Sam Phillips (1923-2003)
As founder and chief producer for the Sun Records label, Sam Phillips was a seminal figure in the development of rock 'n roll. Among the artists he signed to the label were Elvis Presley, Johnny Cash, Jerry Lee Lewis, Carl Perkins, and Roy Orbison. Due to financial difficulties, he was forced to sell Elvis Presley's contract to RCA in 1955. With declining sales and recordings, Sam Phillips sold Sun Records in 1968. However, he became a wealthy man largely due to his early investments in the Holiday Inn hotel chain. Sam Phillips was inducted into the Rock and Roll Hall of Fame, Blues Hall of Fame, and Country Music Hall of Fame.
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Wilson Pickett (1941-2006)
Wilson Pickett learned his forthright, aggressive style of performing as a gospel singer. He first hit the charts as a member of the group the Falcons, but he became a star as a solo soul performer signed to Atlantic Records in the mid-1960's. His two top 10 pop singles are "Land of 1000 Dances" and "Funky Broadway." Among other notable songs Wilson Pickett recorded are "In the Midnight Hour" and "Mustang Sally." Although he didn't reach the pop charts after the early 1970s, Wilson Pickett continued recording into the late 1990s. He died of a heart attack January 19, 2006.
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Gene Pitney (1941-2006)
Gene Pitney hit the charts as a solo pop singer while also writing major hit singles for others. His first major hit was the song "Town Without Pity" released in 1961 as the theme for the movie of the same name. It earned Gene Pitney an Academy Award nomination. He hit the pop top 10 four times as an artist with the #2 "Only Love Can Break a Heart" being his biggest hit. "He's a Rebel," "Hello Mary Lou," and "Rubber Ball" are among the hits Gene Pitney wrote for others. Although his last US chart appearance was in 1969, Gene Pitney continued to score hits in the UK well into the 1970s. He died of heart disease complications April 5, 2006 while on tour in the UK.
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Joey Ramone (1951-2001), Dee Dee Ramone (1951-2002), Johnny Ramone (1948-2004)
The Ramones were consider key pioneers among punk groups in the US. All members of the group adopted the last name Ramone. Joey, Dee Dee, and Johnny were the founders. The group formed in 1974 and recorded their first album in 1976. Although the group never gained major commercial success, they are one of the most influential American bands of all time. The album End of the Century was their biggest chart success hitting #44 in 1980. Perhaps the group's best-known song remains "Sheena Is a Punk Rocker" which edged inside the Billboard Hot 100 in 1977. The group broke up in 1996 and the three founding members died within four years of each other.
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Joe Strummer (1952-2002)
Reportedly Joe Strummer saw an early Sex Pistols performance and was impressed which led him to help form the Clash a few months later. In a flurry of signings of punk and new wave bands, the Clash signed with CBS Records in 1977. They soon earned tremendous critical acclaim as an exciting and politically aware band. The group's London Calling is considered by many to be one of the top albums of all time. The Clash scored major commercial success with the top 10 single "Rock the Casbah" and its top 10 album Combat Rock. After major internal difficulties, the Clash disbanded in 1985. Joe Strummer had some success with his group the Mescaleros. He died suddenly December 22, 2002.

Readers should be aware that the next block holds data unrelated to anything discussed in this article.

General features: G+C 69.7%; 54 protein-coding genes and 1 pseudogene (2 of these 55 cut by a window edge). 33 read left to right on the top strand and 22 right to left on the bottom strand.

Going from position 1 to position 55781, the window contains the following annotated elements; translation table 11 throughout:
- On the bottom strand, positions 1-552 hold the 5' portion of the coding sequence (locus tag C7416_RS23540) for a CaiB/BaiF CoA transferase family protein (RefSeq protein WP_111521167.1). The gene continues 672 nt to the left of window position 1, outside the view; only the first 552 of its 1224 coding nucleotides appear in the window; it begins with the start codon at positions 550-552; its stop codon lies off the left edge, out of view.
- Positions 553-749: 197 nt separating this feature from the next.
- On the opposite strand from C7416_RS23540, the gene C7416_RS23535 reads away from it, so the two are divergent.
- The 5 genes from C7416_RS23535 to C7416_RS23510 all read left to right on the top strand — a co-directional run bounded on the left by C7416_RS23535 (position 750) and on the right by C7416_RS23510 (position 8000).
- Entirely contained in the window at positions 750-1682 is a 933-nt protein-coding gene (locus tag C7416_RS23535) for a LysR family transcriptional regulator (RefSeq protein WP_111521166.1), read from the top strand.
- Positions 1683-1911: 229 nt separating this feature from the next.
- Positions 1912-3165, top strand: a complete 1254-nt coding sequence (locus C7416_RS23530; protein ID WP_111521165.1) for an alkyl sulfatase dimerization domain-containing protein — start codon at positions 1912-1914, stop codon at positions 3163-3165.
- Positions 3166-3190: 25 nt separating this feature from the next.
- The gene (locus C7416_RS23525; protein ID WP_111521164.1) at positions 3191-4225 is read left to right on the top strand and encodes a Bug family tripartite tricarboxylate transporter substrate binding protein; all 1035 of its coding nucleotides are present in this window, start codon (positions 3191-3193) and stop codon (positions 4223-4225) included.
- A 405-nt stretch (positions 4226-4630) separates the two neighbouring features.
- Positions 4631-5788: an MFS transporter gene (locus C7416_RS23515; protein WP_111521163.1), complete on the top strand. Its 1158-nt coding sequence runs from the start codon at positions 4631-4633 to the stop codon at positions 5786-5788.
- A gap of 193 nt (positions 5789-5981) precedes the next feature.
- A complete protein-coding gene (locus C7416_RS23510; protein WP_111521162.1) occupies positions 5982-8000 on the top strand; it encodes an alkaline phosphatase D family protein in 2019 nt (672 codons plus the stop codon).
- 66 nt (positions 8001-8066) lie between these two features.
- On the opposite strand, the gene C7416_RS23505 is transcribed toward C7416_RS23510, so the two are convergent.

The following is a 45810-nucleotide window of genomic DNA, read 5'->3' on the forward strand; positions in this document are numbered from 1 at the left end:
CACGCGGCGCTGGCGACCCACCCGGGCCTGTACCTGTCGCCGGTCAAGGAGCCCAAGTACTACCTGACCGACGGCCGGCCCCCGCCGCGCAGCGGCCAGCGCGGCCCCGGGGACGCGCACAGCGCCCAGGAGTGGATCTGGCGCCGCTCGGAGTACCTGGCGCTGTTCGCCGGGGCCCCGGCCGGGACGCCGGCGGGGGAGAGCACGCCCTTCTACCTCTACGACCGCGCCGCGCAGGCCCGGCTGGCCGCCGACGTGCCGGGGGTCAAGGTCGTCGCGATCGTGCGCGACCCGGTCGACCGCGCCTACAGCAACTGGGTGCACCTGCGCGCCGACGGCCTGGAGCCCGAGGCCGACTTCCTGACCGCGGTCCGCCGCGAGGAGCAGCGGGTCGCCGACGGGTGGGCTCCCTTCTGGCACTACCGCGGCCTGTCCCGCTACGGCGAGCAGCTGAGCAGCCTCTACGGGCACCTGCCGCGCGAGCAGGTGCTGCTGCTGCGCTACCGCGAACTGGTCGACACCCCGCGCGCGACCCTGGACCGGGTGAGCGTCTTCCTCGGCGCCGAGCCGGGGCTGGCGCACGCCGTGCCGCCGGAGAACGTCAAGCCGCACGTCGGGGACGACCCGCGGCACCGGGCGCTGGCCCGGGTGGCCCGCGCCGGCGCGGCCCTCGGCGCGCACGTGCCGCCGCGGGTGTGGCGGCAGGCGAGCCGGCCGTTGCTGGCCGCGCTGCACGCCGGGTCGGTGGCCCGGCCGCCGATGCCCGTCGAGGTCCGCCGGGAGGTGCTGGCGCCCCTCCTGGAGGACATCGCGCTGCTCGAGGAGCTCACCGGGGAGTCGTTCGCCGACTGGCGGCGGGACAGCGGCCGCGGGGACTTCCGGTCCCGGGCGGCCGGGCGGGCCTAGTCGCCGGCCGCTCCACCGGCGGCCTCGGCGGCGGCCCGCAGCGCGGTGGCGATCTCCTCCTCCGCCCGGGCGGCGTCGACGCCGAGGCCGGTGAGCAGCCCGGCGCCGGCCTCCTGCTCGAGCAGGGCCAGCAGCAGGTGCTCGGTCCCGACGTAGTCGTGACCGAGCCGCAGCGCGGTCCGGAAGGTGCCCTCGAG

Watch "London Calling"
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Ike Turner (1931-2007)
Although he gained a great deal of notoriety due to his difficult relationship with his former wife singer Tina Turner, Ike Turner is a rock and soul pioneer. He is given credit by many for recording the first rock 'n roll song "Rocket 88." In the late 1950s he met Anna Mae Bullock who later became his wife Tina Turner. Together the pair created one of the top high energy soul and rock acts of all time. They hit #4 in 1971 with their signature "Proud Mary." Although revelations of spousal abuse later dimmed his image among American music fans, Ike Turner continued to perform and record up until his death on December 12, 2007.
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Luther Vandross (1951-2005)
Luther Vandross began his long, successful career as a studio backup singer in the mid-1970's working on projects such as David Bowie's Young Americans album. With the emergence of disco in the late 70's Luther's silky smooth voice helped create classics by the groups Chic and Change. After the encouragement of friend Roberta Flack, Luther Vandross recorded his first solo album Never Too Much in 1981. That album's quick success turned Vandross into a star. Ultimately he released five top 10 pop solo singles and earned eight Grammy Awards. Luther Vandross died July 1, 2005 after having suffered a stroke two years before.
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Warren Zevon (1947-2003)
Although he never gained the commercial success to be considered a major pop star, rock singer and songwriter Warren Zevon put together a body of work highly respected by critics and his fellow musicians. His music is often marked by a sardonic approach and unique sense of humor. Warren Zevon's "Werewolves of London," a top 25 pop hit in 1978, is his only major singles chart success. He continued recording completing the album The Wind when seriously ill with cancer. Warren Zevon died September 7, 2003.
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